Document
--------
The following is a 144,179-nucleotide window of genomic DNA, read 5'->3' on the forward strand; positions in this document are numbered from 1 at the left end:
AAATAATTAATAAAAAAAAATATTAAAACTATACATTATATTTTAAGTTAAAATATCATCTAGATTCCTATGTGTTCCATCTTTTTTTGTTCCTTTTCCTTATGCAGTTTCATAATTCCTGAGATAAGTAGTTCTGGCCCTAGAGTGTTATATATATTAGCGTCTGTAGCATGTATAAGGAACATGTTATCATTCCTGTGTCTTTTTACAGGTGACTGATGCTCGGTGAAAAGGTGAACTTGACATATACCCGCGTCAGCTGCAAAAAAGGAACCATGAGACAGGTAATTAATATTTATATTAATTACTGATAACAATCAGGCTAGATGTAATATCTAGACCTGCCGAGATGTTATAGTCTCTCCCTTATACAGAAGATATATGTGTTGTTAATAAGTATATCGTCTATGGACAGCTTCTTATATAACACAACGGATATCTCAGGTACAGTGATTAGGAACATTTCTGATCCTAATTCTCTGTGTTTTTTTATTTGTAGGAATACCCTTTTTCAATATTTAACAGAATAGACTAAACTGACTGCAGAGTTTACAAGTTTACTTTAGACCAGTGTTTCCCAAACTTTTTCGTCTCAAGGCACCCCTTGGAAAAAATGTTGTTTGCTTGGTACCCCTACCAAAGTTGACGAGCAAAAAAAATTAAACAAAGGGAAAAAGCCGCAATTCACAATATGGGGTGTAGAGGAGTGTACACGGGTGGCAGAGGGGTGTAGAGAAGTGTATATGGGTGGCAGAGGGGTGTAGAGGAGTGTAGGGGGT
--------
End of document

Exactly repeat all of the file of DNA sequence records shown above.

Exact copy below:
The following is a 144,179-nucleotide window of genomic DNA, read 5'->3' on the forward strand; positions in this document are numbered from 1 at the left end:
AAATAATTAATAAAAAAAAATATTAAAACTATACATTATATTTTAAGTTAAAATATCATCTAGATTCCTATGTGTTCCATCTTTTTTTGTTCCTTTTCCTTATGCAGTTTCATAATTCCTGAGATAAGTAGTTCTGGCCCTAGAGTGTTATATATATTAGCGTCTGTAGCATGTATAAGGAACATGTTATCATTCCTGTGTCTTTTTACAGGTGACTGATGCTCGGTGAAAAGGTGAACTTGACATATACCCGCGTCAGCTGCAAAAAAGGAACCATGAGACAGGTAATTAATATTTATATTAATTACTGATAACAATCAGGCTAGATGTAATATCTAGACCTGCCGAGATGTTATAGTCTCTCCCTTATACAGAAGATATATGTGTTGTTAATAAGTATATCGTCTATGGACAGCTTCTTATATAACACAACGGATATCTCAGGTACAGTGATTAGGAACATTTCTGATCCTAATTCTCTGTGTTTTTTTATTTGTAGGAATACCCTTTTTCAATATTTAACAGAATAGACTAAACTGACTGCAGAGTTTACAAGTTTACTTTAGACCAGTGTTTCCCAAACTTTTTCGTCTCAAGGCACCCCTTGGAAAAAATGTTGTTTGCTTGGTACCCCTACCAAAGTTGACGAGCAAAAAAAATTAAACAAAGGGAAAAAGCCGCAATTCACAATATGGGGTGTAGAGGAGTGTACACGGGTGGCAGAGGGGTGTAGAGAAGTGTATATGGGTGGCAGAGGGGTGTAGAGGAGTGTAGGGGGT